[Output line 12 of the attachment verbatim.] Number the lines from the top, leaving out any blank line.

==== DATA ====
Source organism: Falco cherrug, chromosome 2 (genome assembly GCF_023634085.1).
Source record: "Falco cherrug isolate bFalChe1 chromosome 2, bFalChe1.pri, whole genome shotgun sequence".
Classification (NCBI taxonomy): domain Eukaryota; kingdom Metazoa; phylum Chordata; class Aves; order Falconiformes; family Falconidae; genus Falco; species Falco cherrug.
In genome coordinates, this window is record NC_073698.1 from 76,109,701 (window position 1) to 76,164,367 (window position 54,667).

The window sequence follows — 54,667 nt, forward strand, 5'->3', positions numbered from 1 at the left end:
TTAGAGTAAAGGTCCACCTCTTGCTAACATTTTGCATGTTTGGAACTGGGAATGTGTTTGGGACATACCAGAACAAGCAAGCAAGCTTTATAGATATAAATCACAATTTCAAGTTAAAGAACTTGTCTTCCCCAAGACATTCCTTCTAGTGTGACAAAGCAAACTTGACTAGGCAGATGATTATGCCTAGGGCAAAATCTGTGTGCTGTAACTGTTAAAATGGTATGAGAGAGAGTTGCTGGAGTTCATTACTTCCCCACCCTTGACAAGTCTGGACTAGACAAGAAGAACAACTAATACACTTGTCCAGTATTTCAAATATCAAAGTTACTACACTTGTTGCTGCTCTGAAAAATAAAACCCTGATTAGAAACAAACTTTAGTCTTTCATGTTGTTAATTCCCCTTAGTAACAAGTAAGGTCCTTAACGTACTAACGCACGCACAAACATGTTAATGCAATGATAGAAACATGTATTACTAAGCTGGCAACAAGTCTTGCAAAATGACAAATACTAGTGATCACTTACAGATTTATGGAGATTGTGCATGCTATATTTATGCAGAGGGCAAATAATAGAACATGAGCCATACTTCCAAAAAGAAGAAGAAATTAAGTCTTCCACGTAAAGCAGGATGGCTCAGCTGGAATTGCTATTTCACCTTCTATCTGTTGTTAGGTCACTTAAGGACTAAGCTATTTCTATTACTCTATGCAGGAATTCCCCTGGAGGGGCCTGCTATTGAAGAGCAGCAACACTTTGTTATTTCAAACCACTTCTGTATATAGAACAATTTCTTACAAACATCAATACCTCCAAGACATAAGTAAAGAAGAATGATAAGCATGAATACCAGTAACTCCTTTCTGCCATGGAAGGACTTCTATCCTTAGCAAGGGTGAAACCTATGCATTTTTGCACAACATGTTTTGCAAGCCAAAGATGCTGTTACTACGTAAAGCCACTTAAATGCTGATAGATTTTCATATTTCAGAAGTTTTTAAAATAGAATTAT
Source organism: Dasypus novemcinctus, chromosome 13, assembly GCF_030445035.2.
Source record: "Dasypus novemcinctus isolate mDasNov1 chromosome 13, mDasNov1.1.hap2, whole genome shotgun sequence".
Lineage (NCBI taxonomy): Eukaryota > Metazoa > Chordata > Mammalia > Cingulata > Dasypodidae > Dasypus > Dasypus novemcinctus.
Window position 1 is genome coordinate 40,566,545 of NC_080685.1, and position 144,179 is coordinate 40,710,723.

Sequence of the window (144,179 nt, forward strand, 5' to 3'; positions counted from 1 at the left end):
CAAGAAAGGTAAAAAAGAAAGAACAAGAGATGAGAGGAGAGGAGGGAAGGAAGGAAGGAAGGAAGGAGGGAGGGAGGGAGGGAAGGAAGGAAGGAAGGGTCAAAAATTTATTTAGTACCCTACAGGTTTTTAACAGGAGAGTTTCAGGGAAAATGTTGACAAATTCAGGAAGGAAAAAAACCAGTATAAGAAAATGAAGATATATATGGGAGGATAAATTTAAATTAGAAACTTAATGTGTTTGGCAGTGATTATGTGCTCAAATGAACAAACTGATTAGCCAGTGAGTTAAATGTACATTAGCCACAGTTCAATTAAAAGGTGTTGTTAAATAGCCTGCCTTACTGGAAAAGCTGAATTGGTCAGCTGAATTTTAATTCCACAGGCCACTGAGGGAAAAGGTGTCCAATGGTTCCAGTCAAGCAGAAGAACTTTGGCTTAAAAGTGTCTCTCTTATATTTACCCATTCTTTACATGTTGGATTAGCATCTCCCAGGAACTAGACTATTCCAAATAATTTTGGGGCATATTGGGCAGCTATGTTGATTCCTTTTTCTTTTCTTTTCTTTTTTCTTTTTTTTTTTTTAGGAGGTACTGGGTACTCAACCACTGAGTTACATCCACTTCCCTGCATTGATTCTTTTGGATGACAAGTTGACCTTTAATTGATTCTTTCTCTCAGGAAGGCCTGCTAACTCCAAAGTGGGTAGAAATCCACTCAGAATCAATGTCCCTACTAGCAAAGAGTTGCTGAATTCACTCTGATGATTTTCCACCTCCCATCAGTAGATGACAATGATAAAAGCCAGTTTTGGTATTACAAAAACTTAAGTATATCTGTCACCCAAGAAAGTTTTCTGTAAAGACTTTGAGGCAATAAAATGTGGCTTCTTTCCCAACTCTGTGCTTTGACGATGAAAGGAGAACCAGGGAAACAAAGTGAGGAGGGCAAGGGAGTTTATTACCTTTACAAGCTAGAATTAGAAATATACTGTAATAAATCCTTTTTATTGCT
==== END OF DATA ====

CAAGAAAGGTAAAAAAGAAAGAACAAGAGATGAGAGGAGAGGAGGGAAGGAAGGAAGGAAGGAAGGAGGGAGGGAGGGAGGGAAGGAAGGAAGGAAGGGTCAAAAATTTATTTAGTACCCTACAGGTTTTTAACAGGAGAGTTTCAGGGAAAATGTTGACAAATTCAGGAAGGAAAAAAACCAGTATAAGAAAATGAAGATATATATGGGAGGATAAATTTAAATTAGAAACTTAATGTGTTTGGCAGTGATTATGTGCTCAAATGAACAAACTGATTAGCCAGTGAGTTAAATGTACATTAGCCACAGTTCAATTAAAAGGTGTTGTTAAATAGCCTGCCTTACTGGAAAAGCTGAATTGGTCAGCTGAATTTTAATTCCACAGGCCACTGAGGGAAAAGGTGTCCAATGGTTCCAGTCAAGCAGAAGAACTTTGGCTTAAAAGTGTCTCTCTTATATTTACCCATTCTTTACATGTTGGATTAGCATCTCCCAGGAACTAGACTATTCCAAATAATTTTGGGGCATATTGGGCAGCTATGTTGATTCCTTTTTCTTTTCTTTTCTTTTTTCTTTTTTTTTTTTTAGGAGGTACTGGGTACTCAACCACTGAGTTACATCCACTTCCCTGCATTGATTCTTTTGGATGACAAGTTGACCTTTAATTGATTCTTTCTCTCAGGAAGGCCTGCTAACTCCAAAGTGGGTAGAAATCCACTCAGAATCAATGTCCCTACTAGCAAAGAGTTGCTGAATTCACTCTGATGATTTTCCACCTCCCATCAGTAGATGACAATGATAAAAGCCAGTTTTGGTATTACAAAAACTTAAGTATATCTGTCACCCAAGAAAGTTTTCTGTAAAGACTTTGAGGCAATAAAATGTGGCTTCTTTCCCAACTCTGTGCTTTGACGATGAAAGGAGAACCAGGGAAACAAAGTGAGGAGGGCAAGGGAGTTTATTACCTTTACAAGCTAGAATTAGAAATATACTGTAATAAATCCTTTTTATTGCT